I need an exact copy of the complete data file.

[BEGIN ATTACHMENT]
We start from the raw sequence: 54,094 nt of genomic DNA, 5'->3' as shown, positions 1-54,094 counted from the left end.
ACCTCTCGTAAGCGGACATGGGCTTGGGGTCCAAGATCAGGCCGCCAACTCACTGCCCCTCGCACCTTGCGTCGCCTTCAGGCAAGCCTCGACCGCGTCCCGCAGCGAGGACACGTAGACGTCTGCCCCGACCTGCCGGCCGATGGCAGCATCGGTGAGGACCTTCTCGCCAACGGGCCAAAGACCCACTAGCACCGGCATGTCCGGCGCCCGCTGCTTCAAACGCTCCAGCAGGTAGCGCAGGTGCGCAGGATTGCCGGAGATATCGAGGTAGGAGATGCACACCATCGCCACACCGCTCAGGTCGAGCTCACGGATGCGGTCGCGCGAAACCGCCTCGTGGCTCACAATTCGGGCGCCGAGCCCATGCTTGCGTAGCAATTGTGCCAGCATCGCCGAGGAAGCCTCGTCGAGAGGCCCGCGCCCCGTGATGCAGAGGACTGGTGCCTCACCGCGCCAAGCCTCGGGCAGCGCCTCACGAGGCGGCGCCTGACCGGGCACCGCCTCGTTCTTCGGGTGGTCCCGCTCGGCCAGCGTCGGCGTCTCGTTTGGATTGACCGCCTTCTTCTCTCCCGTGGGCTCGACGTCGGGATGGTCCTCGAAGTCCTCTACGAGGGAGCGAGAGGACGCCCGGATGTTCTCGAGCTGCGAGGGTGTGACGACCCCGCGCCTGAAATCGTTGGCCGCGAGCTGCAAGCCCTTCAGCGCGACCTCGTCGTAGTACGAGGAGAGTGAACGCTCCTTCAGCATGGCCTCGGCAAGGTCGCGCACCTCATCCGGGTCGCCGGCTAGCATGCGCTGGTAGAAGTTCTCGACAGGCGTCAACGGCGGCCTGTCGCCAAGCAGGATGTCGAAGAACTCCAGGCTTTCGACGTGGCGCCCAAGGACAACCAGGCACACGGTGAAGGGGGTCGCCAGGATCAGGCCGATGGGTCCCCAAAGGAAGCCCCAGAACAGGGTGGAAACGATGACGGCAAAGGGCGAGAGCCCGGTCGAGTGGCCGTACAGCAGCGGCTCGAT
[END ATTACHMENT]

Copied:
We start from the raw sequence: 54,094 nt of genomic DNA, 5'->3' as shown, positions 1-54,094 counted from the left end.
ACCTCTCGTAAGCGGACATGGGCTTGGGGTCCAAGATCAGGCCGCCAACTCACTGCCCCTCGCACCTTGCGTCGCCTTCAGGCAAGCCTCGACCGCGTCCCGCAGCGAGGACACGTAGACGTCTGCCCCGACCTGCCGGCCGATGGCAGCATCGGTGAGGACCTTCTCGCCAACGGGCCAAAGACCCACTAGCACCGGCATGTCCGGCGCCCGCTGCTTCAAACGCTCCAGCAGGTAGCGCAGGTGCGCAGGATTGCCGGAGATATCGAGGTAGGAGATGCACACCATCGCCACACCGCTCAGGTCGAGCTCACGGATGCGGTCGCGCGAAACCGCCTCGTGGCTCACAATTCGGGCGCCGAGCCCATGCTTGCGTAGCAATTGTGCCAGCATCGCCGAGGAAGCCTCGTCGAGAGGCCCGCGCCCCGTGATGCAGAGGACTGGTGCCTCACCGCGCCAAGCCTCGGGCAGCGCCTCACGAGGCGGCGCCTGACCGGGCACCGCCTCGTTCTTCGGGTGGTCCCGCTCGGCCAGCGTCGGCGTCTCGTTTGGATTGACCGCCTTCTTCTCTCCCGTGGGCTCGACGTCGGGATGGTCCTCGAAGTCCTCTACGAGGGAGCGAGAGGACGCCCGGATGTTCTCGAGCTGCGAGGGTGTGACGACCCCGCGCCTGAAATCGTTGGCCGCGAGCTGCAAGCCCTTCAGCGCGACCTCGTCGTAGTACGAGGAGAGTGAACGCTCCTTCAGCATGGCCTCGGCAAGGTCGCGCACCTCATCCGGGTCGCCGGCTAGCATGCGCTGGTAGAAGTTCTCGACAGGCGTCAACGGCGGCCTGTCGCCAAGCAGGATGTCGAAGAACTCCAGGCTTTCGACGTGGCGCCCAAGGACAACCAGGCACACGGTGAAGGGGGTCGCCAGGATCAGGCCGATGGGTCCCCAAAGGAAGCCCCAGAACAGGGTGGAAACGATGACGGCAAAGGGCGAGAGCCCGGTCGAGTGGCCGTACAGCAGCGGCTCGAT